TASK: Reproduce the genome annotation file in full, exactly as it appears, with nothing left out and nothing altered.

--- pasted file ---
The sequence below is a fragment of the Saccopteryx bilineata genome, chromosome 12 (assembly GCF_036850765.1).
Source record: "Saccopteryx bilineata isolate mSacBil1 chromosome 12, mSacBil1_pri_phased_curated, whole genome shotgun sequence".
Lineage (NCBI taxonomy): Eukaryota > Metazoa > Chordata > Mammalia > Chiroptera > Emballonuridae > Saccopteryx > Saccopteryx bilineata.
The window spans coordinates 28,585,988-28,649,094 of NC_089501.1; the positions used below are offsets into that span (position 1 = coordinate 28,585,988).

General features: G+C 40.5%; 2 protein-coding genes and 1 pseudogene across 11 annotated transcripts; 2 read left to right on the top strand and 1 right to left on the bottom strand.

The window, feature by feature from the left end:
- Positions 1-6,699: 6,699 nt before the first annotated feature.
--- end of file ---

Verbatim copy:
The sequence below is a fragment of the Saccopteryx bilineata genome, chromosome 12 (assembly GCF_036850765.1).
Source record: "Saccopteryx bilineata isolate mSacBil1 chromosome 12, mSacBil1_pri_phased_curated, whole genome shotgun sequence".
Lineage (NCBI taxonomy): Eukaryota > Metazoa > Chordata > Mammalia > Chiroptera > Emballonuridae > Saccopteryx > Saccopteryx bilineata.
The window spans coordinates 28,585,988-28,649,094 of NC_089501.1; the positions used below are offsets into that span (position 1 = coordinate 28,585,988).

General features: G+C 40.5%; 2 protein-coding genes and 1 pseudogene across 11 annotated transcripts; 2 read left to right on the top strand and 1 right to left on the bottom strand.

The window, feature by feature from the left end:
- Positions 1-6,699: 6,699 nt before the first annotated feature.